In what may be a blow to the regime, the opposition Syrian National Council said Wednesday that two senior Syrian diplomats were the latest to defect.

One is the Syrian ambassador to the United Arab Emirates, Abdullatif Al Dabbagh, SNC spokesman George Sabra said.

The second is Al Dabbagh's wife, who is also the Syrian envoy to Cyprus, Lamia Al Harriri. She defected to Qatar, SNC member Najy Tayyarah told CNN. She is also the niece of Syrian Vice President Farouq Al Sharea.

Video: Abdullah on chemical weapons in Syria

The Syrian crisis started in March 2011, when a fierce government crackdown on protesters morphed into a nationwide uprising against the regime.

The LCC says more than 16,000 people have been killed in the conflict. The U.N. secretary-general said this week that almost 17,000 people have died.

Read more: Amid violence, Syrians race to borders

CNN's Yousef Rafayah, Joe Sterling, Brian Walker, Yesim Comert, Richard Roth and Ivan Watson contributed to this report.

ADVERTISEMENT
Part of complete coverage on
Syrian crisis
September 9, 2014 -- Updated 1448 GMT (2248 HKT)
As a 10-year-old, this boy first hit the headlines in 1982 when he saved his cat from a fire. This year, he was reported to be a suicide bomber.
September 5, 2014 -- Updated 1803 GMT (0203 HKT)
Aqsa Mahmood,19, would listen to Coldplay and read Harry Potter books. Then this Glasgow girl became an ISIS bride.
August 29, 2014 -- Updated 0823 GMT (1623 HKT)
The little boy looks barely old enough to walk, let alone understand the dark world he's now inhabiting.
August 29, 2014 -- Updated 0422 GMT (1222 HKT)
ISIS has released video of the aftermath of a mass execution. Another video shows alleged captured Peshmerga soldiers.
August 30, 2014 -- Updated 0933 GMT (1733 HKT)
The number of people who have fled Syria and registered as refugees amid the country's civil war will surpass 3 million Friday.
August 29, 2014 -- Updated 1849 GMT (0249 HKT)
Douglas McAuthur McCain, 33, grew up in the Minneapolis area, but died more than 6,000 miles away in Syria, fighting for ISIS.
September 1, 2014 -- Updated 2054 GMT (0454 HKT)
If the United States is serious about thoroughly defeating ISIS, it must, somehow, go through Syria.
June 26, 2014 -- Updated 1243 GMT (2043 HKT)
Jihadists have kidnapped over 140 Kurdish boys to "brainwash" them. But a few boys made a daring escape.
June 26, 2014 -- Updated 1248 GMT (2048 HKT)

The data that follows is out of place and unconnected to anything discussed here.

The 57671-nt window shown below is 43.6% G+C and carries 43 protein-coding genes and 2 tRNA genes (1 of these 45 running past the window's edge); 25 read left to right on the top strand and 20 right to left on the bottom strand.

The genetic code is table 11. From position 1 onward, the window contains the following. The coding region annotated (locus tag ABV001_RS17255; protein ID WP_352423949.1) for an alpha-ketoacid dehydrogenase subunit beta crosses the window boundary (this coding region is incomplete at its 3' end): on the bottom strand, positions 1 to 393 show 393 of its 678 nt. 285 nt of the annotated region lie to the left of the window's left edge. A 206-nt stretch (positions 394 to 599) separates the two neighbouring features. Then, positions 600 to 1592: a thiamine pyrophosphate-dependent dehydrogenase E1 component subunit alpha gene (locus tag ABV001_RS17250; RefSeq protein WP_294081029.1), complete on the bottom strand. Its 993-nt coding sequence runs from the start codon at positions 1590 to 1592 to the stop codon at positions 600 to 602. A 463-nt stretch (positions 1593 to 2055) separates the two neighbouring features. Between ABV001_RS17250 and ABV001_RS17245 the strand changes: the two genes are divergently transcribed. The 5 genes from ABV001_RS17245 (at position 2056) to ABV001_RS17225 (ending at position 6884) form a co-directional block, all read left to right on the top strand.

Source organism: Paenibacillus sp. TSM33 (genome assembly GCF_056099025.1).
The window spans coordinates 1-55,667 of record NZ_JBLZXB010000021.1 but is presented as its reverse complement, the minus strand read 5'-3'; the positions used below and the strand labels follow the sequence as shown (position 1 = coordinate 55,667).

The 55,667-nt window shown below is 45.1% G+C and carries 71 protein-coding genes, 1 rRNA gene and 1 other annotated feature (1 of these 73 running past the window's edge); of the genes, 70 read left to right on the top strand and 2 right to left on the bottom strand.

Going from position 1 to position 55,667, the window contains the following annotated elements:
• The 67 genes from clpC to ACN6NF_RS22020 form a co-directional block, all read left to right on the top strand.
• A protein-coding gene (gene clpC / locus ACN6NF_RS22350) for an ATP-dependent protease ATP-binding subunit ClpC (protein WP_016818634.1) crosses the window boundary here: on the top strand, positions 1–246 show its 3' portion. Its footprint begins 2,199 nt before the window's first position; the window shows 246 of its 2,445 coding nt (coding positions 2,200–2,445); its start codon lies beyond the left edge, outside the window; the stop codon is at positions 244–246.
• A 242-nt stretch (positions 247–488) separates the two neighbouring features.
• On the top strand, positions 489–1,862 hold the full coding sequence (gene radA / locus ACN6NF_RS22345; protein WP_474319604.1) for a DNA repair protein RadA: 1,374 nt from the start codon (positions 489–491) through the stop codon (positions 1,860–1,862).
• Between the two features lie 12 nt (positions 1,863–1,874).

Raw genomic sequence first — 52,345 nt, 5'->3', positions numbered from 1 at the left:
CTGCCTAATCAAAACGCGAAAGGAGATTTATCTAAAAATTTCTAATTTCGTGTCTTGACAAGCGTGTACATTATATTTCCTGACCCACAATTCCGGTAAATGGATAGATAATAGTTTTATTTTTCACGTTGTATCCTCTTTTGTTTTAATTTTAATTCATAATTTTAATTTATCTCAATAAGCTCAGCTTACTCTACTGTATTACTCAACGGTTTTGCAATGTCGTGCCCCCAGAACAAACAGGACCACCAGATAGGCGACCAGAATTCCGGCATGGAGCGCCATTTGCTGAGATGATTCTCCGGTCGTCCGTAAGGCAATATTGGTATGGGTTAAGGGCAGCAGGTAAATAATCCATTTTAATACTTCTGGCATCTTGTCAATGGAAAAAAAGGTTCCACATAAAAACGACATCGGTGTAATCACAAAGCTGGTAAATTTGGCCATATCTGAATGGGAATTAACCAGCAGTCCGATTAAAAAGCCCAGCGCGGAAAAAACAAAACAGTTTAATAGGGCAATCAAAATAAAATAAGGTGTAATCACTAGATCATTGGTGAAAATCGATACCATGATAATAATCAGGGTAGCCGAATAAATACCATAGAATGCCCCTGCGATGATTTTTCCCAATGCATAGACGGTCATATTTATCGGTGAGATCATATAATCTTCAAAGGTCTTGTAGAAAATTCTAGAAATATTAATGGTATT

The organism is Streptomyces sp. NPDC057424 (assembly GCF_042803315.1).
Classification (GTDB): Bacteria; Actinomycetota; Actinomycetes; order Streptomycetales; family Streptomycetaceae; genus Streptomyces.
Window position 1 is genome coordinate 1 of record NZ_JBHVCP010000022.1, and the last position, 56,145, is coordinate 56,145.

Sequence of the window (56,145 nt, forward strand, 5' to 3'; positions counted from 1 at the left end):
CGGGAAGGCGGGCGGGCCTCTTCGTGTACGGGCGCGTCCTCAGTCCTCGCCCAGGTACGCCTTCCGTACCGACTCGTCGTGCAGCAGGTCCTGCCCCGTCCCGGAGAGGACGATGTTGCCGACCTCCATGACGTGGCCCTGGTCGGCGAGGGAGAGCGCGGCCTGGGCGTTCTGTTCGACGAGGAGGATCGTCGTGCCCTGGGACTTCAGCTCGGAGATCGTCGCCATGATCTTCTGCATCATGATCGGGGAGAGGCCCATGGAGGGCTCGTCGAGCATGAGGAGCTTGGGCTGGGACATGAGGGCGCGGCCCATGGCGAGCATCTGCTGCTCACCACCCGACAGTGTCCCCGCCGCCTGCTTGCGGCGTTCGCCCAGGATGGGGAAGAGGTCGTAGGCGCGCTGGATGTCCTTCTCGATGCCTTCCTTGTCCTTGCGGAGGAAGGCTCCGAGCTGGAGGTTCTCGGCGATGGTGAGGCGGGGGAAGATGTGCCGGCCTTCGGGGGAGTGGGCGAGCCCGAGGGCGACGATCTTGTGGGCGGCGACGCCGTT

Reports that Syrian warplanes carried out a cross-border attack on Iraqi towns is further evidence of the blurring of the two countries' borders.
June 24, 2014 -- Updated 2133 GMT (0533 HKT)
CNN's Atika Shubert speaks to a father whose teenage son joined the Jihad movement in Syria.
June 23, 2014 -- Updated 1141 GMT (1941 HKT)
At the start of Syria's civil unrest, Omar would rally against the government alongside his schoolmates, later taking to the streets in his hometown of Salqin.
June 23, 2014 -- Updated 2117 GMT (0517 HKT)
Atika Shubert looks at the rise of European jihadists traveling to Syria and whether they soon could join ISIS in Iraq.
June 23, 2014 -- Updated 1453 GMT (2253 HKT)
The final stockpile of Syria's chemical weapons has been shipped out of the country, according to the OPCW, the Organisation for the Prohibition of Chemical Weapons.
June 25, 2014 -- Updated 2025 GMT (0425 HKT)
The US isn't doing airstrikes in Iraq. Is there a vacuum for Syria and Iran to step in? CNN's Fareed Zakaria weighs in.
June 10, 2014 -- Updated 0804 GMT (1604 HKT)
CNN's Nick Paton Walsh reports on Syrian rebels using underground explosions against the better-equipped regime.
June 9, 2014 -- Updated 1151 GMT (1951 HKT)
CNN's Nick Paton Walsh returns to the besieged rebel areas of Aleppo, a pale skeleton of a city that has had the life bombed out of it.
June 2, 2014 -- Updated 1151 GMT (1951 HKT)
Syria may be embroiled in a brutal three-year civil war, but that's not stopping the government from holding presidential elections.
June 3, 2014 -- Updated 1123 GMT (1923 HKT)
CNN's Nick Paton Walsh meets an ISIS defector in hiding and gets a rare look into the group's recruitment process.
June 5, 2014 -- Updated 1610 GMT (0010 HKT)
Over a thousand Syrian refugees have turned an abandoned shopping mall in Lebanon into makeshift living quarters.
September 17, 2014 -- Updated 2216 GMT (0616 HKT)
More than 100,000 people reportedly have been killed in Syria since a popular uprising in 2011 spiraled into a civil war.
ADVERTISEMENT